The way tabular data is rendered in your commands can be customized extensively. Customizing the way table cells, dividers and headers are rendered is not as simple as passing an array of data to a method, but it is not incredibly difficult. To create customized tables you will need to work with the following classes from the Symfony console component:

  • Symfony\Component\Console\Helper\Table
  • Symfony\Component\Console\Helper\TableSeparator
  • Symfony\Component\Console\Helper\TableCell

The Table class is the starting point to creating any table (Laravel's table method internally creates an instance of Table). When creating a new instance of the Table class we must supply an instance of Symfony\Component\Console\Output\OutputInterface to the constructor as the only argument. Luckily there is an instance of that interface stored in each commands $output property. Creating a new Table instance within a Laravel command might look like this:

1<?php
2 
3// ...
4 
5use Symfony\Component\Console\Helper\Table;
6 
7// ...
8 
9function handle()
10{
11 // Create a new Table instance.
12 $table = new Table($this->output);
13 
14 // Set the table headers.
15 $table->setHeaders([
16 'Site', 'Description'
17 ]);
18 
19 // Set the contents of the table.
20 $table->setRows([
21 ['https://laravel.com', 'The official Laravel website'],
22 ['https://forge.laravel.com/', 'Painless PHP Servers'],
23 ['https://envoyer.io/', 'Zero Downtime PHP Deployment']
24 ]);
25 
26 // Render the table to the output.
27 $table->render();
28 
29}
30 
31// ...

After a command similar to the previous example has executed the user might see something similar in their console window:

1+----------------------------+------------------------------+
2| Site | Description |
3+----------------------------+------------------------------+
4| https://laravel.com | The official Laravel website |
5| https://forge.laravel.com/ | Painless PHP Servers |
6| https://envoyer.io/ | Zero Downtime PHP Deployment |
7+----------------------------+------------------------------+

So far the table looks similar to the output generated by Laravel's table method. However, since we are working directly with the Table class we can use Symfony features to customize how the table is generated and rendered. The following example adds a separator between each of the table rows:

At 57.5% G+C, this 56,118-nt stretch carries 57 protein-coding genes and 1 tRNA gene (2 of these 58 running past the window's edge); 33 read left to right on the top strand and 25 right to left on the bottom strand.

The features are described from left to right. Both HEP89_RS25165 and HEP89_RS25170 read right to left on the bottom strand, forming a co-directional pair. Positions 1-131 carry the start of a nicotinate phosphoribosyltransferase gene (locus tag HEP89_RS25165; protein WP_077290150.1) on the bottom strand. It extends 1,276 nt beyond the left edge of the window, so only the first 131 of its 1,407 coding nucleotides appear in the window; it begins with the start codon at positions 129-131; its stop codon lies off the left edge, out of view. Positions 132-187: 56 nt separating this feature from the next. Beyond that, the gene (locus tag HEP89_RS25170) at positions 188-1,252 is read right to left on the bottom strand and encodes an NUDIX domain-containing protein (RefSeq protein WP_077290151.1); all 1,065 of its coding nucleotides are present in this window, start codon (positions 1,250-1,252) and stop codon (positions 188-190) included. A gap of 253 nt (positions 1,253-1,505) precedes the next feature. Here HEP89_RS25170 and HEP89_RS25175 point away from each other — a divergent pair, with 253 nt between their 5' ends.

1<?php
2 
3// ...
4 
5use Symfony\Component\Console\Helper\Table;
6use Symfony\Component\Console\Helper\TableSeparator;
7 
8// ...
9 
10function handle()
11{
12 // Create a new Table instance.
13 $table = new Table($this->output);
14 
15 // Set the table headers.
16 $table->setHeaders([
17 'Site', 'Description'
18 ]);
19 
20 // Create a new TableSeparator instance.
21 $separator = new TableSeparator;
22 
23 // Set the contents of the table.
24 $table->setRows([
25 ['https://laravel.com', 'The official Laravel website'],
26 $separator,
27 ['https://forge.laravel.com/', 'Painless PHP Servers'],
28 $separator,
29 ['https://envoyer.io/', 'Zero Downtime PHP Deployment']
30 ]);
31 
32 // Render the table to the output.
33 $table->render();
34 
35}
36 
37// ...

After the previous example has executed the user might see something similar to the following output (notice the new separators between the table rows):

1+----------------------------+------------------------------+
2| Site | Description |
3+----------------------------+------------------------------+
4| https://laravel.com | The official Laravel website |
5+----------------------------+------------------------------+
6| https://forge.laravel.com/ | Painless PHP Servers |
7+----------------------------+------------------------------+
8| https://envoyer.io/ | Zero Downtime PHP Deployment |
9+----------------------------+------------------------------+
Managing TableSeparator Instances

In the previous example we created an instance of TableSeparator before adding the table data. Most examples demonstrate the table separator feature by creating a new instance of TableSeparator each time one is needed. On smaller datasets, this is not an issue, but on extremely large datasets this could cause issues in low memory environments. Each method is fine, but be aware of the intended data set size and memory considerations of the running environment.

Table cells can also be set to span multiple columns and rows, much like in HTML. To do this, table cells must be created explicitly by creating an instance of the TableCell class. The following example combines the previous example and column spanning to create a more interesting table: